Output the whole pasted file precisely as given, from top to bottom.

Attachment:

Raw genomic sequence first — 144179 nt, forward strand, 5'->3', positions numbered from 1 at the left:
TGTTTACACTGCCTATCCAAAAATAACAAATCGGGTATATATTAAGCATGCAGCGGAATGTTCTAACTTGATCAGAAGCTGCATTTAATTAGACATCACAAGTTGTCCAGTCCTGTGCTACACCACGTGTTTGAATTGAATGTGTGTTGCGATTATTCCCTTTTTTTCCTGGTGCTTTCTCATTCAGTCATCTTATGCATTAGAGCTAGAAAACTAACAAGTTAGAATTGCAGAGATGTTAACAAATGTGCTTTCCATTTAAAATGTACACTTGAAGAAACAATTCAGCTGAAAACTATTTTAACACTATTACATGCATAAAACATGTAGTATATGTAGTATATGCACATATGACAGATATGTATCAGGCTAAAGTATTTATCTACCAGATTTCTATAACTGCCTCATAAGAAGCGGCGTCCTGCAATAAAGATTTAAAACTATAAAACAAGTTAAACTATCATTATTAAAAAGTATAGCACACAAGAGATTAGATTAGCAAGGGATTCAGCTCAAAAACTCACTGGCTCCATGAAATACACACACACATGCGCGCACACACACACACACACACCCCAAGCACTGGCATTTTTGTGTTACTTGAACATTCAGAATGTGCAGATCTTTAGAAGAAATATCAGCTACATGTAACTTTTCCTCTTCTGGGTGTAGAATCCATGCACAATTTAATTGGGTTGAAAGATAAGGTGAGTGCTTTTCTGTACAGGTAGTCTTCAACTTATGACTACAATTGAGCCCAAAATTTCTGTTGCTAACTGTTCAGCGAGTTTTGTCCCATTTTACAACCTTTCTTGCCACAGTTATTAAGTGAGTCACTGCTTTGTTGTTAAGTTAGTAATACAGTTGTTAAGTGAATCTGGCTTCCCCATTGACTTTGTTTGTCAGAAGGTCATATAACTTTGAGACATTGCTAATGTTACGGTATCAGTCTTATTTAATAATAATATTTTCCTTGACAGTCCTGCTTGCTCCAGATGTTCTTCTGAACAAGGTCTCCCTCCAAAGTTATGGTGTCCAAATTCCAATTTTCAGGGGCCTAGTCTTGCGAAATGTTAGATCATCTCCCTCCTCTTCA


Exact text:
Raw genomic sequence first — 144179 nt, forward strand, 5'->3', positions numbered from 1 at the left:
TGTTTACACTGCCTATCCAAAAATAACAAATCGGGTATATATTAAGCATGCAGCGGAATGTTCTAACTTGATCAGAAGCTGCATTTAATTAGACATCACAAGTTGTCCAGTCCTGTGCTACACCACGTGTTTGAATTGAATGTGTGTTGCGATTATTCCCTTTTTTTCCTGGTGCTTTCTCATTCAGTCATCTTATGCATTAGAGCTAGAAAACTAACAAGTTAGAATTGCAGAGATGTTAACAAATGTGCTTTCCATTTAAAATGTACACTTGAAGAAACAATTCAGCTGAAAACTATTTTAACACTATTACATGCATAAAACATGTAGTATATGTAGTATATGCACATATGACAGATATGTATCAGGCTAAAGTATTTATCTACCAGATTTCTATAACTGCCTCATAAGAAGCGGCGTCCTGCAATAAAGATTTAAAACTATAAAACAAGTTAAACTATCATTATTAAAAAGTATAGCACACAAGAGATTAGATTAGCAAGGGATTCAGCTCAAAAACTCACTGGCTCCATGAAATACACACACACATGCGCGCACACACACACACACACACCCCAAGCACTGGCATTTTTGTGTTACTTGAACATTCAGAATGTGCAGATCTTTAGAAGAAATATCAGCTACATGTAACTTTTCCTCTTCTGGGTGTAGAATCCATGCACAATTTAATTGGGTTGAAAGATAAGGTGAGTGCTTTTCTGTACAGGTAGTCTTCAACTTATGACTACAATTGAGCCCAAAATTTCTGTTGCTAACTGTTCAGCGAGTTTTGTCCCATTTTACAACCTTTCTTGCCACAGTTATTAAGTGAGTCACTGCTTTGTTGTTAAGTTAGTAATACAGTTGTTAAGTGAATCTGGCTTCCCCATTGACTTTGTTTGTCAGAAGGTCATATAACTTTGAGACATTGCTAATGTTACGGTATCAGTCTTATTTAATAATAATATTTTCCTTGACAGTCCTGCTTGCTCCAGATGTTCTTCTGAACAAGGTCTCCCTCCAAAGTTATGGTGTCCAAATTCCAATTTTCAGGGGCCTAGTCTTGCGAAATGTTAGATCATCTCCCTCCTCTTCA